# Probability Toolbox of Probability Rules. Event An event is the result of an observation or experiment, or the description of some potential outcome.

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Probability Toolbox of Probability Rules

Event An event is the result of an observation or experiment, or the description of some potential outcome. Denoted by uppercase letters: A, B, C, …

Examples: Events A = Event President Clinton is impeached from office. B = Event PSU men’s basketball team gets lucky and wins their next game. C = Event that a fraternity is raided next weekend. Notation:The probability that an event A will occur is denoted as P(A).

Tool 1 The complement of an event A, denoted A C, is “the event that A does not happen.” P(A C ) = 1 - P(A)

Example: Tool 1 Assume 1% of population is alcoholic. Let A = event randomly selected person is alcoholic. Then A C = event randomly selected person is not alcoholic. P(A C ) = 1 - 0.01 = 0.99 That is, 99% of population is not alcoholic.

Prelude to Tool 2 The intersection of two events A and B, denoted “A and B”, is “the event that both A and B happen.” Two events are independent if the events do not influence each other. That is, if event A occurs, it does not affect chances of B occurring, and vice versa.

Example for Prelude to Tool 2 Let A = event student passes this course Let B = event student gives blood today. The intersection of the events, “A and B”, is the event that the student passes this course and the student gives blood today. Do you think it is OK to assume that A and B are independent?

Example for Prelude to Tool 2 Let A = event student passes this course Let B = event student tries to pass this course The intersection of the events, “A and B”, is the event that the student passes this course and the student tries to pass this course. Do you think it is OK to assume that A and B are not independent, that is “dependent”?

Tool 2 If two events are independent, then P(A and B) = P(A)  P(B). If P(A and B) = P(A)  P(B), then the two events A and B are independent.

Example: Tool 2 Let A = event randomly selected student owns bike. P(A) = 0.36 Let B = event randomly selected student has significant other. P(B) = 0.45 Assuming bike ownership is independent of having SO: P(A and B) = 0.36 × 0.45 = 0.16 16% of students own bike and have SO.

Example: Tool 2 Let A = event randomly selected student is male. P(A) = 0.50 Let B = event randomly selected student is sleep deprived. P(B) = 0.60 A and B = randomly selected student is sleep deprived and male. P(A and B) = 0.30 P(A) × P(B) = 0.50 × 0.60 = 0.30 P(A and B) = P(A) × P(B). So, being male and being sleep-deprived are independent.

Prelude to Tool 3 The union of two events A and B, denoted A or B, is “the event that either A happens or B happens, or both A and B happen.” Two events that cannot happen at the same time are called mutually exclusive events.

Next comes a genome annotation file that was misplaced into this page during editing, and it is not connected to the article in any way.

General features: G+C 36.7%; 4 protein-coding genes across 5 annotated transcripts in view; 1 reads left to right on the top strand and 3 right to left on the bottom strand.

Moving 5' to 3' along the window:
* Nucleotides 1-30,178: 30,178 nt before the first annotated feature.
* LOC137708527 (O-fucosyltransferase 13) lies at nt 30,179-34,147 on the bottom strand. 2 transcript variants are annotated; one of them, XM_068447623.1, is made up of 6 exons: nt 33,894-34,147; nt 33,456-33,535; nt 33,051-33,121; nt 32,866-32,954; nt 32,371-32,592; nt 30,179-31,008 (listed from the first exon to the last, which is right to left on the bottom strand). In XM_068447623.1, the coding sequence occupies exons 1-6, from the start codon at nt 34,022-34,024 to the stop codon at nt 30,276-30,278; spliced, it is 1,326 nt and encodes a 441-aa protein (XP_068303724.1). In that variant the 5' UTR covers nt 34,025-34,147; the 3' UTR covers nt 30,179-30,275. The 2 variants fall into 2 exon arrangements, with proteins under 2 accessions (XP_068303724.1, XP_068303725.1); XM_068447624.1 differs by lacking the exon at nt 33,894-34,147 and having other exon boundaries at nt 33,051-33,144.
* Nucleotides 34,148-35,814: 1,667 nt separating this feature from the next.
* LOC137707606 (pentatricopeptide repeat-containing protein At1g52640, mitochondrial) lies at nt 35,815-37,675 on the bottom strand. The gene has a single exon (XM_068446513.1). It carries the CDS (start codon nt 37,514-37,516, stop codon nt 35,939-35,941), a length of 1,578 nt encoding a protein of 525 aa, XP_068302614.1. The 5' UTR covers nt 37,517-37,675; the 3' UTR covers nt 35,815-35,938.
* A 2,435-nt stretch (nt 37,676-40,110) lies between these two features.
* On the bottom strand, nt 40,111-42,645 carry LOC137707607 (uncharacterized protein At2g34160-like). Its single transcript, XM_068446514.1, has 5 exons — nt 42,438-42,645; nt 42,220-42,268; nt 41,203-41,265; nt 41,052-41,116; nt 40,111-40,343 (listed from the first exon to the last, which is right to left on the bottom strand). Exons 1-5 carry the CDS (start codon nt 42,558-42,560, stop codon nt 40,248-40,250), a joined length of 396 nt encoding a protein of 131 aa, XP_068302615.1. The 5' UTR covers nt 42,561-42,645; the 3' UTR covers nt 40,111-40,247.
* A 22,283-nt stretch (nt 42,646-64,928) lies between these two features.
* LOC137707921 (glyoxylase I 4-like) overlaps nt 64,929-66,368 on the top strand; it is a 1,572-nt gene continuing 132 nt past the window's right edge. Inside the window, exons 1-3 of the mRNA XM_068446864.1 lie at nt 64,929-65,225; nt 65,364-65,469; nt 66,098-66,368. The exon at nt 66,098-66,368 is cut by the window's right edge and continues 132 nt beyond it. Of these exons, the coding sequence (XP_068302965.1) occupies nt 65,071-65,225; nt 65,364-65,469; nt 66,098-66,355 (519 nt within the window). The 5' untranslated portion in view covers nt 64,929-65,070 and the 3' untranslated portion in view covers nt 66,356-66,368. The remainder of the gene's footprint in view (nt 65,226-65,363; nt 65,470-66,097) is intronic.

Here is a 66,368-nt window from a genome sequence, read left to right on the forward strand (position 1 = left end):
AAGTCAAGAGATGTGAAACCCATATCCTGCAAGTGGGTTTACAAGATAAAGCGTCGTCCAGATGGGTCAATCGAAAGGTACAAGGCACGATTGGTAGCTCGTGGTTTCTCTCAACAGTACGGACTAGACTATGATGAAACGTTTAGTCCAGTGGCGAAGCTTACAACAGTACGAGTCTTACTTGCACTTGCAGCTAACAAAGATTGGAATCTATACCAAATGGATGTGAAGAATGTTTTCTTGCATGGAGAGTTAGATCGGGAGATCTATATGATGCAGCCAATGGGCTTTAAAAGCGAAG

Example to Prelude to Tool 3 Let A = event randomly selected student is drunk. Let B = event randomly selected student is sober. A or B = event randomly selected student is either drunk or sober. Are A and B mutually exclusive?

Example to Prelude to Tool 3 Let A = event randomly selected student is drunk Let B = event randomly selected student is in love A or B = event randomly selected student is either drunk or in love Are A and B mutually exclusive?

Tool 3 If two events are mutually exclusive, then P(A or B) = P(A) + P(B). If two events are not mutually exclusive, then P(A or B) = P(A)+P(B)-P(A and B).

Example: Tool 3 Let A = randomly selected student has two blue eyes. P(A) = 0.32 Let B = randomly selected student has two brown eyes. P(B) = 0.38 P(A or B) = 0.32 + 0.38 = 0.70

Example: Tool 3 Let A = event randomly selected student does not abstain from alcohol. P(A) = 0.75 Let B = event randomly selected student ever tried marijuana. P(B) = 0.38 A and B = event randomly selected student drinks alcohol and has tried marijuana. P(A and B) = 0.37 P(A or B) = 0.75 + 0.38 - 0.37 = 0.76

Tool 4 The conditional probability of event B given A has already occurred, denoted P(B|A), is the probability that B will occur given that A has already occurred. P(B|A) = P(A and B)  P(A) P(A|B) = P(A and B)  P(B)

Example: Tool 4 Let A = event randomly selected student owns bike, and B = event randomly selected student has significant other. P(B|A) is the probability that a randomly selected student has a significant other “given” (or “if”) he/she owns a bike. P(A|B) is the probability that a randomly selected student owns a bike “given” he/she has a significant other.

Example: Tool 4 Let A = event randomly selected student owns bike. P(A) = 0.36 Let B = event randomly selected student has significant other. P(B) = 0.45 P(A and B) = 0.17 P(B|A) = 0.17 ÷ 0.36 = 0.47 P(A|B) = 0.17 ÷ 0.45 = 0.38

Tool 5 Alternative definition of independence: –two events are independent if and only if P(A|B) = P(A) and P(B|A) = P(B). That is, if two events are independent, then P(A|B) = P(A) and P(B|A) = P(B). And, if P(A|B) = P(A) and P(B|A) = P(B), then A and B are independent.

Example: Tool 5 Let A = event student is female Let B = event student abstains from alcohol P(A) = 0.50 and P(B) = 0.12 P(A|B) = 0.50 and P(B|A) = 0.12 Are events A and B independent?

Example: Tool 5 Let A = event student is female Let B = event student dyed hair P(A) = 0.50 and P(B) = 0.40 P(A|B) = 0.65 and P(B|A) = 0.52 Are events A and B independent?

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